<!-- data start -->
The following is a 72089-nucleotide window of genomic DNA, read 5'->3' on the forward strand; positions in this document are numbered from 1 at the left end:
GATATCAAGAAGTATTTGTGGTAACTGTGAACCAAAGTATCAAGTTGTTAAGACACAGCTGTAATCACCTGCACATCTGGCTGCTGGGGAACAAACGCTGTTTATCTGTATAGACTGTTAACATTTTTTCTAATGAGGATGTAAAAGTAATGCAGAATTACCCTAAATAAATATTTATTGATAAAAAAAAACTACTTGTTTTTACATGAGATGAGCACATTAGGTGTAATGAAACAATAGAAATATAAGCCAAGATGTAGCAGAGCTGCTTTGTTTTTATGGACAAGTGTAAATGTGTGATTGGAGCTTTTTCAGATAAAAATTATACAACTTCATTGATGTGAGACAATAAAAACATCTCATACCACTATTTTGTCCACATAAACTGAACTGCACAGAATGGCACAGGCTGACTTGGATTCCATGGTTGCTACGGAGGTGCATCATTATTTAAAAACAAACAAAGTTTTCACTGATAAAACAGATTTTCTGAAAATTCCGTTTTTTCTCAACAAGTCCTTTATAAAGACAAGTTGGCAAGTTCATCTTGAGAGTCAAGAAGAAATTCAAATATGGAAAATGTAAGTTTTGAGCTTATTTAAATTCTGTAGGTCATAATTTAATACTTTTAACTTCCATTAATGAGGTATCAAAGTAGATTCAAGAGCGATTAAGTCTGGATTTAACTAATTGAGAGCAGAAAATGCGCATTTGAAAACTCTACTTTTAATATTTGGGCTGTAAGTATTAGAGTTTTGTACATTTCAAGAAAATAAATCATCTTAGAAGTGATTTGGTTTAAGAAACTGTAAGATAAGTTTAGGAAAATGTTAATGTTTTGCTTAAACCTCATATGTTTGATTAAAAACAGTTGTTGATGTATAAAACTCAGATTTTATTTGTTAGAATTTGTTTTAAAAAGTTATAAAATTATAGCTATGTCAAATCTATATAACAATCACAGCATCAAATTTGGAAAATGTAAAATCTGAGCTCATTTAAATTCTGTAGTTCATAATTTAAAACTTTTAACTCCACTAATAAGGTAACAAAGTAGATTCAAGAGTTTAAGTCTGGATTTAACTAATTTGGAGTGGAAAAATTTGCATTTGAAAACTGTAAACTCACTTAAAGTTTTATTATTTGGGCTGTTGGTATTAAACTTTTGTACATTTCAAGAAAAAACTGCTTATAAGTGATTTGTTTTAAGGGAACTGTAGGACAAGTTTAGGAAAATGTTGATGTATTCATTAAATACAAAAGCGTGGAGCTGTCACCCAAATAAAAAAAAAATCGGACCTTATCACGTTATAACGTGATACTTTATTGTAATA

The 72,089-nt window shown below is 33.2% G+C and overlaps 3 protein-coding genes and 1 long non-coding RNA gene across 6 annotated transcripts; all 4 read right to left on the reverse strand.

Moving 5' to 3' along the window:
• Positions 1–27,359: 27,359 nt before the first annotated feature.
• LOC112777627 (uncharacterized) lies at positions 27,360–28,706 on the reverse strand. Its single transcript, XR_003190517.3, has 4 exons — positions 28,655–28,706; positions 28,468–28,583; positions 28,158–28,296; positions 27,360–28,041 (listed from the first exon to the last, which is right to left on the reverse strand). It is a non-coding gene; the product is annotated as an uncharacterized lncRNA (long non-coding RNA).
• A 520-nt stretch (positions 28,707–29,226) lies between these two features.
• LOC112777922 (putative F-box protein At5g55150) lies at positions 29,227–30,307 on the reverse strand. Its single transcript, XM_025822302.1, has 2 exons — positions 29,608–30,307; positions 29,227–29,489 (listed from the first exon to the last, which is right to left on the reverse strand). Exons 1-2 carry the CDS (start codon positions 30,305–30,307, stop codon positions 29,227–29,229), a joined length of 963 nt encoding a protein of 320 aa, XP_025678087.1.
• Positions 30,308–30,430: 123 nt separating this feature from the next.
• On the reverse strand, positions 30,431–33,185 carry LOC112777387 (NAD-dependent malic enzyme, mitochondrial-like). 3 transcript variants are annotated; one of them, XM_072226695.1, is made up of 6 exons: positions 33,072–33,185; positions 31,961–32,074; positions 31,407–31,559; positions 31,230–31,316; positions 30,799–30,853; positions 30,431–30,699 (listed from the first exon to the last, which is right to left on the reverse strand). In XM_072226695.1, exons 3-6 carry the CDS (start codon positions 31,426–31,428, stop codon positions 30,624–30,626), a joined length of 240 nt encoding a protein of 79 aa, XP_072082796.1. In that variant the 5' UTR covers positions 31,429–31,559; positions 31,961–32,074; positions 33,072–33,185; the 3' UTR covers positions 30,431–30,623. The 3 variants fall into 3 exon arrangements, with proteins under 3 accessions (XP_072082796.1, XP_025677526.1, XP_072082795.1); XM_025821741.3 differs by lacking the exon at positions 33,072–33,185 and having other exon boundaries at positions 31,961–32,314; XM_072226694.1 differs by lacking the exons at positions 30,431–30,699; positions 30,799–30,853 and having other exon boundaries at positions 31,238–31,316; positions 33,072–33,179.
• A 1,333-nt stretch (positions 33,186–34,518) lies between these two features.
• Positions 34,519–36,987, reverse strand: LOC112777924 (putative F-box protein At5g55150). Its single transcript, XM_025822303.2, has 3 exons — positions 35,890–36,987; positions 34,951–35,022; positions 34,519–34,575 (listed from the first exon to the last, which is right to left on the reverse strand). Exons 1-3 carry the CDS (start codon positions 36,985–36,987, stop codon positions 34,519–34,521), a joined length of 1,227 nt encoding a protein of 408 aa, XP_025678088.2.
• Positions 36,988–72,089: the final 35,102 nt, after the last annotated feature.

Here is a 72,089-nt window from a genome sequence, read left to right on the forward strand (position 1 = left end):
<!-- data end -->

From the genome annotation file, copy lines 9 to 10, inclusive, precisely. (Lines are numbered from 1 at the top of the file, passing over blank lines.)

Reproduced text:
• Positions 30,308–30,430: 123 nt separating this feature from the next.
• On the reverse strand, positions 30,431–33,185 carry LOC112777387 (NAD-dependent malic enzyme, mitochondrial-like). 3 transcript variants are annotated; one of them, XM_072226695.1, is made up of 6 exons: positions 33,072–33,185; positions 31,961–32,074; positions 31,407–31,559; positions 31,230–31,316; positions 30,799–30,853; positions 30,431–30,699 (listed from the first exon to the last, which is right to left on the reverse strand). In XM_072226695.1, exons 3-6 carry the CDS (start codon positions 31,426–31,428, stop codon positions 30,624–30,626), a joined length of 240 nt encoding a protein of 79 aa, XP_072082796.1. In that variant the 5' UTR covers positions 31,429–31,559; positions 31,961–32,074; positions 33,072–33,185; the 3' UTR covers positions 30,431–30,623. The 3 variants fall into 3 exon arrangements, with proteins under 3 accessions (XP_072082796.1, XP_025677526.1, XP_072082795.1); XM_025821741.3 differs by lacking the exon at positions 33,072–33,185 and having other exon boundaries at positions 31,961–32,314; XM_072226694.1 differs by lacking the exons at positions 30,431–30,699; positions 30,799–30,853 and having other exon boundaries at positions 31,238–31,316; positions 33,072–33,179.